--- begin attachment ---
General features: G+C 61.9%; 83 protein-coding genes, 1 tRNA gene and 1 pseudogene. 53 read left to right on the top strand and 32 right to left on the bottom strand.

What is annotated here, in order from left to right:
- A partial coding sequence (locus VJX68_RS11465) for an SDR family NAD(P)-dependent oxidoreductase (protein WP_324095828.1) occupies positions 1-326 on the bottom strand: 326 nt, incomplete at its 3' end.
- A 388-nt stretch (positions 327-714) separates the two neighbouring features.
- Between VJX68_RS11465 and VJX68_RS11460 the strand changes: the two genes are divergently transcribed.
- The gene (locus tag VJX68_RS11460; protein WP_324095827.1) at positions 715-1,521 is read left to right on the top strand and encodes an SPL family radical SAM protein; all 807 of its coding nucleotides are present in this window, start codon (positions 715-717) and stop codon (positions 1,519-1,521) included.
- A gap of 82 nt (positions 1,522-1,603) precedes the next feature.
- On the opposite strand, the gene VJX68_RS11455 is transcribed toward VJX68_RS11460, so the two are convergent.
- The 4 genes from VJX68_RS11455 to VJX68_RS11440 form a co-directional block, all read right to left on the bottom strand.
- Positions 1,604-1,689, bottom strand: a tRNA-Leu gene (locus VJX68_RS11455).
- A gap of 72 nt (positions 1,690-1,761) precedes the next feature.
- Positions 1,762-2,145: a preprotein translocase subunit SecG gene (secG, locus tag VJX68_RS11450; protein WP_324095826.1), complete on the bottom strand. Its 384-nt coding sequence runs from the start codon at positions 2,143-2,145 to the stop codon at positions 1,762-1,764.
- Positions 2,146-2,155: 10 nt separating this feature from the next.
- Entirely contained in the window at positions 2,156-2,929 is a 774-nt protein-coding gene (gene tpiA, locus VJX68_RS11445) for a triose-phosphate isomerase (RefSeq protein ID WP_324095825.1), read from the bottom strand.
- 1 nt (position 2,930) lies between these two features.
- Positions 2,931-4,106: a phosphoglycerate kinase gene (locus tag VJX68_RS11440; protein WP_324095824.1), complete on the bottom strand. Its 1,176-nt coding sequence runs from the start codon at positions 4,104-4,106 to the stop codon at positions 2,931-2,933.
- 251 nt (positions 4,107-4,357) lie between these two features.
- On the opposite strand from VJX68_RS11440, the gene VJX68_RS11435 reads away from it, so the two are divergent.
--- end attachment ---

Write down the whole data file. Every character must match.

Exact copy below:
General features: G+C 61.9%; 83 protein-coding genes, 1 tRNA gene and 1 pseudogene. 53 read left to right on the top strand and 32 right to left on the bottom strand.

What is annotated here, in order from left to right:
- A partial coding sequence (locus VJX68_RS11465) for an SDR family NAD(P)-dependent oxidoreductase (protein WP_324095828.1) occupies positions 1-326 on the bottom strand: 326 nt, incomplete at its 3' end.
- A 388-nt stretch (positions 327-714) separates the two neighbouring features.
- Between VJX68_RS11465 and VJX68_RS11460 the strand changes: the two genes are divergently transcribed.
- The gene (locus tag VJX68_RS11460; protein WP_324095827.1) at positions 715-1,521 is read left to right on the top strand and encodes an SPL family radical SAM protein; all 807 of its coding nucleotides are present in this window, start codon (positions 715-717) and stop codon (positions 1,519-1,521) included.
- A gap of 82 nt (positions 1,522-1,603) precedes the next feature.
- On the opposite strand, the gene VJX68_RS11455 is transcribed toward VJX68_RS11460, so the two are convergent.
- The 4 genes from VJX68_RS11455 to VJX68_RS11440 form a co-directional block, all read right to left on the bottom strand.
- Positions 1,604-1,689, bottom strand: a tRNA-Leu gene (locus VJX68_RS11455).
- A gap of 72 nt (positions 1,690-1,761) precedes the next feature.
- Positions 1,762-2,145: a preprotein translocase subunit SecG gene (secG, locus tag VJX68_RS11450; protein WP_324095826.1), complete on the bottom strand. Its 384-nt coding sequence runs from the start codon at positions 2,143-2,145 to the stop codon at positions 1,762-1,764.
- Positions 2,146-2,155: 10 nt separating this feature from the next.
- Entirely contained in the window at positions 2,156-2,929 is a 774-nt protein-coding gene (gene tpiA, locus VJX68_RS11445) for a triose-phosphate isomerase (RefSeq protein ID WP_324095825.1), read from the bottom strand.
- 1 nt (position 2,930) lies between these two features.
- Positions 2,931-4,106: a phosphoglycerate kinase gene (locus tag VJX68_RS11440; protein WP_324095824.1), complete on the bottom strand. Its 1,176-nt coding sequence runs from the start codon at positions 4,104-4,106 to the stop codon at positions 2,931-2,933.
- 251 nt (positions 4,107-4,357) lie between these two features.
- On the opposite strand from VJX68_RS11440, the gene VJX68_RS11435 reads away from it, so the two are divergent.